You’ve come up with a winning idea for The Next Big Thing, pitched it to the boss, got the green light and it's straight to the drawing board.
But if your new product development (NPD) process takes ten years, chances are that by the time the product is launched, it won't be relevant anymore.
Nestlé found this out the hard way with its ready-to-drink can of coffee which, at the touch of a button, automatically heated itself up.
Launched in the UK, where coffee drinkers have always been more receptive to instant coffee than in mainland Europe, and leveraging the well-established Nescafé brand, it sounded like a recipe for success, says Jago.
But the ten years that went into developing the packaging technology was ten years too many.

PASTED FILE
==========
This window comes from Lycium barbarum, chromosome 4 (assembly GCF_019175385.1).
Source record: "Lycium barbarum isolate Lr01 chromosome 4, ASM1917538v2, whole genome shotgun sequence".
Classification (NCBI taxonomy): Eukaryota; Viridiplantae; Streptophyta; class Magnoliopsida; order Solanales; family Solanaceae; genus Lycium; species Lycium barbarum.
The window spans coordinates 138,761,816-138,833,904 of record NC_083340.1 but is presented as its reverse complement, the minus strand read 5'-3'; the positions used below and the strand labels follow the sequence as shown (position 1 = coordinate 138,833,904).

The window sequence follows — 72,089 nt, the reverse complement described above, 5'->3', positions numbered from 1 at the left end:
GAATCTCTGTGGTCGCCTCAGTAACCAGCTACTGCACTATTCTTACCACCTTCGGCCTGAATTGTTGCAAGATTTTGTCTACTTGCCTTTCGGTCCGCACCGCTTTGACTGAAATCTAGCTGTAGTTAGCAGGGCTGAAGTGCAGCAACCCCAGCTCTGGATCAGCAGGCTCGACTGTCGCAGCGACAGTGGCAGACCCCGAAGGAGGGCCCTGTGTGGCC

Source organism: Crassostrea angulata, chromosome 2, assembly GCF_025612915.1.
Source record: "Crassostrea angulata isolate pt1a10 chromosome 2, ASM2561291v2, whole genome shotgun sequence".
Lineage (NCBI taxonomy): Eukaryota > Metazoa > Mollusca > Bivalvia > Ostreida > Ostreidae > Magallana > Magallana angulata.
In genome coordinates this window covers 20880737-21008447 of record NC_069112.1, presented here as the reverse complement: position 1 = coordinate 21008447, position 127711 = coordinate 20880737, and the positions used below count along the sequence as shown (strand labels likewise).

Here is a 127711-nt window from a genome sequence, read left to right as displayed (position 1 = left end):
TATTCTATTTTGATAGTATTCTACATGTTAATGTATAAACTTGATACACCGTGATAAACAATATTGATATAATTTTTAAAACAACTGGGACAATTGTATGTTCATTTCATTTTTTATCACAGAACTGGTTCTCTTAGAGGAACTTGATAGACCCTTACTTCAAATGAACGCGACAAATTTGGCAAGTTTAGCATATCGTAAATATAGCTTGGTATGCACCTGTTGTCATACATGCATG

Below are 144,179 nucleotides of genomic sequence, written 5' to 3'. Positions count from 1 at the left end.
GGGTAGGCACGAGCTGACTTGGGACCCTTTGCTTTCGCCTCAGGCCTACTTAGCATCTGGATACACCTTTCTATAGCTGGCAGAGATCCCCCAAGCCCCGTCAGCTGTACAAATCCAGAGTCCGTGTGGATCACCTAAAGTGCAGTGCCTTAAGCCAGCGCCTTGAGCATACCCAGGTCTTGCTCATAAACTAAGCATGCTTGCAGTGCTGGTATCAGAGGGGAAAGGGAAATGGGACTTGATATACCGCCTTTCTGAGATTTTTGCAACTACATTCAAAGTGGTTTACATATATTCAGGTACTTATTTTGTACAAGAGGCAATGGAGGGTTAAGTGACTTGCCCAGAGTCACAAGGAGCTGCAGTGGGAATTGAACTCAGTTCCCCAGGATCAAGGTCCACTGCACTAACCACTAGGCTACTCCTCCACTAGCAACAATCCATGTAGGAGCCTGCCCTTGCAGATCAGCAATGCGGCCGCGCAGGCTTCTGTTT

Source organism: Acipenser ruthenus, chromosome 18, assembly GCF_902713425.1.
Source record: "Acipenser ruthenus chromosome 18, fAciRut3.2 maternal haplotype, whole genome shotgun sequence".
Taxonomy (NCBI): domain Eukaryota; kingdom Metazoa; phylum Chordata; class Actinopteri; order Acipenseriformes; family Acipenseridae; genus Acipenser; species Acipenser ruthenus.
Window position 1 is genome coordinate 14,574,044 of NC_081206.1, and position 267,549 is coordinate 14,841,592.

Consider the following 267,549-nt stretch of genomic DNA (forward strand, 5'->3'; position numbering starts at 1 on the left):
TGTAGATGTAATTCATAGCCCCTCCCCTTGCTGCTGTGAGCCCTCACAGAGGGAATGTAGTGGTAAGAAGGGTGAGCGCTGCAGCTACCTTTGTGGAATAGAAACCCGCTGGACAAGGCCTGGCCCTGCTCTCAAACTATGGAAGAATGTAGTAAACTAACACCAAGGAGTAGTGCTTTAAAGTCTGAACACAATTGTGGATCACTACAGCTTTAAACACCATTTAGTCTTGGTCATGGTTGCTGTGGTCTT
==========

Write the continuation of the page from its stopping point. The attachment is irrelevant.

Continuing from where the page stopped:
“By the time it came out, Starbucks and Costa Coffee were on every street corner, and the need for a self-heating can of coffee wasn’t what it had been.”
Although it doesn't feature in West's museum, Jago cites it as a classic case of a big company moving too slowly.
“The guys were left alone in the room for too long and failed to keep looking back at the market to see if there was still a need for it.
“The big companies have too many different stages and don’t kill the projects fast enough. They should be continually testing for relevance and reprioritising, and in this case they didn’t.”